Successful D&I Strategies Require the Insurance Industry to Stop “Playing Musical Chairs”

FCA pressure on insurance industry to unlock more diverse talent pool is mounting, but industry is slacking on inclusivity by ‘not taking on enough’ young school leavers, says Chris Lay, Managing Director of Marsh UK and Ireland.

In April 2022, the financial services regulator issued a policy statement confirming that listed companies are required to report information and disclose compliance with industry-wide diversity goals, effective April 1, 2022.

The statement, PS22/3: Diversity and Inclusion on Boards of Directors and Senior Management, presents a “comply or explain” position. This means that any publicly traded company unable to meet the regulator’s diversity targets will have to explain why.

In three years, the FCA plans to review these rules, to determine whether the objectives it has set are still appropriate and whether the desired progress has been achieved.

This change in approach builds on the regulator’s previous experience DP 21/2: Diversity and inclusion in the financial sector – working together to drive change working paper, released in July 2021, which said there was a “need” to continue to “focus on how we expand our talent pool”, to achieve “more diverse representation at senior levels” and reduce pay gaps.

The DP 2/21 paper closed for comment on September 30, 2021.

Rather than specifying that companies should have “X number of brown or black people on your board”, this work by the regulator has instead focused on when companies start sniffing out talent, because “that’s where the evidence is and that’s the process you need. to be continued,” said Padda Consulting founding director Suneeta Padda.

Therefore, to “change the shape” of diversity and inclusion (D&I) in the insurance industry, leaders must “be honest and probe our souls” because “playing musical chairs within [the sector] not going to work,” Lay added.

He continued: “If we take a step back and say we really want resilience, then we need to massively scale up early careers in our industry.”

The UK and Ireland boss further pointed out that the insurance market in London currently employs 47,000 people, but “has struggled to reach 1,000” when counting the elderly. 17 to 25 while searching for his next role as President at the Insurance Institute, London, part of the Chartered Insurance Institute.

Lay and Padda were speaking as part of a panel discussion at the annual conference of the trade association Airmic last week (June 7, 2022). They were joined by Tenesha Frazier-Levett, head of international relations at Crawford and Company, Jonny Briggs, head of talent acquisition at Aviva Group, and Soowoo Park, international risk analyst at Google.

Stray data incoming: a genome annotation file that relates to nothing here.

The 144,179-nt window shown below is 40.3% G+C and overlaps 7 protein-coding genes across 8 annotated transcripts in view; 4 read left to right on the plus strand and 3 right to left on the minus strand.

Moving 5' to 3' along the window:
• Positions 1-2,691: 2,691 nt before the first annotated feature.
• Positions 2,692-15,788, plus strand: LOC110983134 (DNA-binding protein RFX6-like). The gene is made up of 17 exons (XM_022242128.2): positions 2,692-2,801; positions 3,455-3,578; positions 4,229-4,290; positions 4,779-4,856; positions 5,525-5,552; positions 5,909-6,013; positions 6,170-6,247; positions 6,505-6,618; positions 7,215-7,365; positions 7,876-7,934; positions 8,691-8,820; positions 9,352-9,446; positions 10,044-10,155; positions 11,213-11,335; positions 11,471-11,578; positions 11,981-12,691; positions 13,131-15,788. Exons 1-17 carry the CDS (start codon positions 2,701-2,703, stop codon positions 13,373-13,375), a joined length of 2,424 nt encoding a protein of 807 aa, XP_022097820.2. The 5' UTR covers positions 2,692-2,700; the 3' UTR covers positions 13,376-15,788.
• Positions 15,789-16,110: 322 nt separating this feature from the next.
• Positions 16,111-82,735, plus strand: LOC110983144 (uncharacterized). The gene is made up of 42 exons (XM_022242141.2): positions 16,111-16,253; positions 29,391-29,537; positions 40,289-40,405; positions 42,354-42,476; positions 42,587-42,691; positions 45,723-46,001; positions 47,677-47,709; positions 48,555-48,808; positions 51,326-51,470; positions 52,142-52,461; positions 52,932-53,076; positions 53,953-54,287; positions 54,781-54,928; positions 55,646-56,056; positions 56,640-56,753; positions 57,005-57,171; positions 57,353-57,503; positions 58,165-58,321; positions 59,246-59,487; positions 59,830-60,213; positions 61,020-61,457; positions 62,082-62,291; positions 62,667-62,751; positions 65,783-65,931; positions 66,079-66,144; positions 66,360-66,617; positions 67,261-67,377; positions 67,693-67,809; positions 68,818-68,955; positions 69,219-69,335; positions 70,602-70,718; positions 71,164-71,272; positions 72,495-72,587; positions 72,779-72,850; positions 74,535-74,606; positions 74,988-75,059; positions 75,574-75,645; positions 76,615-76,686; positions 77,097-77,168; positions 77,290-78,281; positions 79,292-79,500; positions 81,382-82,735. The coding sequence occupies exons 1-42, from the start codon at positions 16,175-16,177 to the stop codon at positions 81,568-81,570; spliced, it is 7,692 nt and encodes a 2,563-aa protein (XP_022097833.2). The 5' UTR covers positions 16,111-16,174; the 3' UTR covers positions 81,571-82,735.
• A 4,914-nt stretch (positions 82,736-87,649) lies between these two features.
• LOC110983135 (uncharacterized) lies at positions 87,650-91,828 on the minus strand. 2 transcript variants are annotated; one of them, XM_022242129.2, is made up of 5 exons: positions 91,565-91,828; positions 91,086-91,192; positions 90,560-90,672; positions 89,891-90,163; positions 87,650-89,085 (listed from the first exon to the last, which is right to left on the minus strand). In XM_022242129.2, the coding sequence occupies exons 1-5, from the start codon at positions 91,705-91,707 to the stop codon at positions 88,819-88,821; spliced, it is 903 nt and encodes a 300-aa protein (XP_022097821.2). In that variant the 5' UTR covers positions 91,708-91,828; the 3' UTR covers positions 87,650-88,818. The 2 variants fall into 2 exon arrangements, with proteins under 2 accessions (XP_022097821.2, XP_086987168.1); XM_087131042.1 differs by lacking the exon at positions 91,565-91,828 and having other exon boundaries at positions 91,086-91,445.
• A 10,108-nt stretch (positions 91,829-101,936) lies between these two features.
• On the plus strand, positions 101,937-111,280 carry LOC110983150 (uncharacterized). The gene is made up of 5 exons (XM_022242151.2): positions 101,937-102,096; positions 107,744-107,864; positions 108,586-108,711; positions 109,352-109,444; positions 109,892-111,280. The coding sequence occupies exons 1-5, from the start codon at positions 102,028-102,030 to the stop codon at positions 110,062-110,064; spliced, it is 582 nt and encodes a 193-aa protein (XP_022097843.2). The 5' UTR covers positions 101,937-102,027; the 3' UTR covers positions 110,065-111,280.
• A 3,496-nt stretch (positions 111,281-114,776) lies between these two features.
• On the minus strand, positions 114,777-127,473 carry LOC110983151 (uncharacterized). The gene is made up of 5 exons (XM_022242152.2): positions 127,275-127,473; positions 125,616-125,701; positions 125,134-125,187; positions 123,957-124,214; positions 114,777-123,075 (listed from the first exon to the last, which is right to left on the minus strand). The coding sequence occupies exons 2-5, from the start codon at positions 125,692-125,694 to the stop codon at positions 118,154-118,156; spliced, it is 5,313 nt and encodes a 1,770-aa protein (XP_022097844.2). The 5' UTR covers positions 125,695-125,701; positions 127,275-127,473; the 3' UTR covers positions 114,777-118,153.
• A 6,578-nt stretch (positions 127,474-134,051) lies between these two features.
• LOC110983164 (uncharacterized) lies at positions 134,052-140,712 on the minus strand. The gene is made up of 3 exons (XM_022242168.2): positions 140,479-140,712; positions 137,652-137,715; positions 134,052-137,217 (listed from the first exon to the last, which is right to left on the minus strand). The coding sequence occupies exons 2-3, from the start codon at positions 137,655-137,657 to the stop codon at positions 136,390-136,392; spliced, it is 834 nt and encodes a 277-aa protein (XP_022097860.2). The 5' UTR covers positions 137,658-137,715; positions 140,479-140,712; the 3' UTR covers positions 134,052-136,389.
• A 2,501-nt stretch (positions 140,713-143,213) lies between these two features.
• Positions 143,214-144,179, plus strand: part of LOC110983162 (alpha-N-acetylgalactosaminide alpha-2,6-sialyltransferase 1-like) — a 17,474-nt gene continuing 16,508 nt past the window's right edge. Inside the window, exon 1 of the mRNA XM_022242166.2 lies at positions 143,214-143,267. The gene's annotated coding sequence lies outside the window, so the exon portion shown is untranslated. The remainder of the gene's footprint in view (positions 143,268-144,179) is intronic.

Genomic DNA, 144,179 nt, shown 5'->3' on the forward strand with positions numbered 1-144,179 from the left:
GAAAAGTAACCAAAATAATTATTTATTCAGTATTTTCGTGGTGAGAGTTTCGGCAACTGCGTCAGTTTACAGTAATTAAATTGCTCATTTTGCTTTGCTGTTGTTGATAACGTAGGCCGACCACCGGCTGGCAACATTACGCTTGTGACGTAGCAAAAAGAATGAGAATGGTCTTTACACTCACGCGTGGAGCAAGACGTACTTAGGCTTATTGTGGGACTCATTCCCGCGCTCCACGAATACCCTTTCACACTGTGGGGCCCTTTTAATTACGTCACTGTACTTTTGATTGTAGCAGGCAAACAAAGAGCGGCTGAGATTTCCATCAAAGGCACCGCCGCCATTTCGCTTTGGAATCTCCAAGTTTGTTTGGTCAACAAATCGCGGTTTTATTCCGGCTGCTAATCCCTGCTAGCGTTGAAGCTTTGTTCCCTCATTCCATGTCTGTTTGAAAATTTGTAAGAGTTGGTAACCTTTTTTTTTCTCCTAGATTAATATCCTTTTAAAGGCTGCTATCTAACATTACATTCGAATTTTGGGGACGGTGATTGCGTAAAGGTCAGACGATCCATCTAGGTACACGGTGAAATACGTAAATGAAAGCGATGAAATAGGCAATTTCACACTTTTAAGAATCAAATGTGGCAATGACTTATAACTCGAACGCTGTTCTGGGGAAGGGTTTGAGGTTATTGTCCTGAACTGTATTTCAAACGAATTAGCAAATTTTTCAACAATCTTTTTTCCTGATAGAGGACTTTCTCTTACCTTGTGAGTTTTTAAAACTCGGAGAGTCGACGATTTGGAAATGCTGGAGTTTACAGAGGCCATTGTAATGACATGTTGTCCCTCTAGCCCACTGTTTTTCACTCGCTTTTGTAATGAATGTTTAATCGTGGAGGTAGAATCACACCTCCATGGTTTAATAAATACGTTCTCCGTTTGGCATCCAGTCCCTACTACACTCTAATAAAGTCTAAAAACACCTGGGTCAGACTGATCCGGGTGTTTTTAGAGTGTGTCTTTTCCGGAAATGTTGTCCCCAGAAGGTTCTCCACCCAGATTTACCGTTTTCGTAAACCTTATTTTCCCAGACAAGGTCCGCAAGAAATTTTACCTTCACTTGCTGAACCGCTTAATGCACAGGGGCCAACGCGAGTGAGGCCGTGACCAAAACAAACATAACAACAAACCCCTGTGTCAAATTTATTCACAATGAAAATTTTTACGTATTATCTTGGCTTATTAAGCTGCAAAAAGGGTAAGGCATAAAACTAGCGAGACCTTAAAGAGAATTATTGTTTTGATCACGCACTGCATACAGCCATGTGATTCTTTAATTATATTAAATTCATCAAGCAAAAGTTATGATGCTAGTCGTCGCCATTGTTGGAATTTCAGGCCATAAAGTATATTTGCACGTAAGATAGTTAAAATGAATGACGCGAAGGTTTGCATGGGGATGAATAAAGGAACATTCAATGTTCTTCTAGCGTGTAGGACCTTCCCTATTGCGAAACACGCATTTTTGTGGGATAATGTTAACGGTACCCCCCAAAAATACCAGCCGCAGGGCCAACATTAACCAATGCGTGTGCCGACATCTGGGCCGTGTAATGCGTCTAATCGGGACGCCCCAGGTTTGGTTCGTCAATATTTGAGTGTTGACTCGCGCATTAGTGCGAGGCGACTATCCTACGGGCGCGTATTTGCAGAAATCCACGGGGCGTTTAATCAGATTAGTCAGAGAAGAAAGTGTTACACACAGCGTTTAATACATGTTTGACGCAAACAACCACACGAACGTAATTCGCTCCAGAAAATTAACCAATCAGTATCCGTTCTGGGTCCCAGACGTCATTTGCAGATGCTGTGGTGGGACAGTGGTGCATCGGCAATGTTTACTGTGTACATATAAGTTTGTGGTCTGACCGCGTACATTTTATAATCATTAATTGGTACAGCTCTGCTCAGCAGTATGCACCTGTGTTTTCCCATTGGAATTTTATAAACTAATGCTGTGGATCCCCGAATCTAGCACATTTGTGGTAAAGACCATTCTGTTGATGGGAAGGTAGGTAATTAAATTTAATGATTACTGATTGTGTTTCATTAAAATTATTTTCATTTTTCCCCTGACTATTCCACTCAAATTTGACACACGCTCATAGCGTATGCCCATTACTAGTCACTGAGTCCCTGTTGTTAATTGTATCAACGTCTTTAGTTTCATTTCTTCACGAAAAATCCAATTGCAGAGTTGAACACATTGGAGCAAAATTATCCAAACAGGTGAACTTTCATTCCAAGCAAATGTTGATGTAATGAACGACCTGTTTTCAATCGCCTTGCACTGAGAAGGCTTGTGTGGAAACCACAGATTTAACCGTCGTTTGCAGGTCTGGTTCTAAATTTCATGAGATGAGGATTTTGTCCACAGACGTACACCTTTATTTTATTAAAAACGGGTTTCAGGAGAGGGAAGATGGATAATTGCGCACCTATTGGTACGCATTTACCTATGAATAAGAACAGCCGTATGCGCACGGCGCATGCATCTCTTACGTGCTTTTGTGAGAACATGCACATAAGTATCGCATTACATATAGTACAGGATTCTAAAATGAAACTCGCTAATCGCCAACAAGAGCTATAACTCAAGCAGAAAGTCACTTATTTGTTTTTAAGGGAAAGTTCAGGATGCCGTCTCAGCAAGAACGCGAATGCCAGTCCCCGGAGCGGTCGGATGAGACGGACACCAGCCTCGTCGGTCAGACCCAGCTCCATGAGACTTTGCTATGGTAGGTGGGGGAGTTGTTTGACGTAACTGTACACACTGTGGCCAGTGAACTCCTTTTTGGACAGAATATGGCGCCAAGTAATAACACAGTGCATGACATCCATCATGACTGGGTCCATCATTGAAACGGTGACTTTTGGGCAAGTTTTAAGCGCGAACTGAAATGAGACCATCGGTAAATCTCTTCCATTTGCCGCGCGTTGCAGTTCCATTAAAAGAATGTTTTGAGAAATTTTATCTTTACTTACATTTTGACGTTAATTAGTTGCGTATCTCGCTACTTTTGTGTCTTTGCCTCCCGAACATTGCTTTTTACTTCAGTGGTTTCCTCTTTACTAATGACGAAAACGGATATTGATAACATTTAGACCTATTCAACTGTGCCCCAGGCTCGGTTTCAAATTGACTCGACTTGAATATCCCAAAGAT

The session was moderated by Dexter Tang, Google’s Head of Compliance and Global Support for Europe, Middle East and Africa (EMEA).

An alien lands…

Seeking to change the current status quo of professionals falling into insurance, Lay told Airmic delegates he regularly leads a school assembly in east London.

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While visiting the chosen school, Lay said he usually dresses in business attire and “might even wear a tie.” However, children tend to ‘look and think I’m an alien who’s landed’ because the London CBD is seen as ‘like another world’.

Lay thinks the insurance industry has “missed so much” by not connecting better with local schools.

Lay, who grew up in a ‘working-class family in London’, said he often felt like a ‘victim’ when he started out in the working world, as he had been rejected by many companies early in his career, including Marsh.

Once in the insurance industry, he said he suffered from ‘impostor syndrome’ – a feeling of self-doubt when others believed the individual was competent – due to ‘connotations’ not to belong to a similar environment to his colleagues.

Despite this hesitant start to his career, Lay has now managed to reach the top of the career ladder.

Frazier-Levett, who was “warmed up” by Lay’s professional journey, said insurance executives “shared [their] history allows people to feel that they too can rise to the same level”.

For this reason, she likes to emphasize education, so that “when people see the next Tenesha, it’s not something new.”

She continued, “With success comes responsibility. My journey with D&I is about supporting others along the way.

“A lot of people aren’t as comfortable in those environments and it’s because they haven’t been around people who are different from them, so it’s really educating them, coaching them. [and] mentoring.

“I want to get to the point where there are a lot of people of all different ethnicities walking down the halls.

“Right now, we’re still in this period where I stand out and others like me stand out in those settings.”

Be sexy, not boring

Briggs, meanwhile, believes that improving D&I in the industry requires “affirmative action” by setting D&I goals, with incentives and consequences.

He also thinks it’s important to reach out “to communities to encourage them to join the organization”, rather than simply implementing diversity quotas and relying on “positive discrimination”.

This view is also shared by the industry initiative Race Action Through Leadership, which is developing a talent pool to give leaders access to more potential candidates.

“If you’re not fishing from a diverse pool to begin with, you’ve already determined what the outcome will be,” Padda added.

As for how to make the insurance industry more exciting for young school leavers, Park said one option is to “rebrand insurance”.

She continued, “Why is insurance still considered unsexy or boring?

“Everyone on this planet needs insurance, so why can’t we make young people have more fun? Risk is everywhere.

“It’s a job for us to take our next generation into an exciting world of insurance, an exciting world of risk.”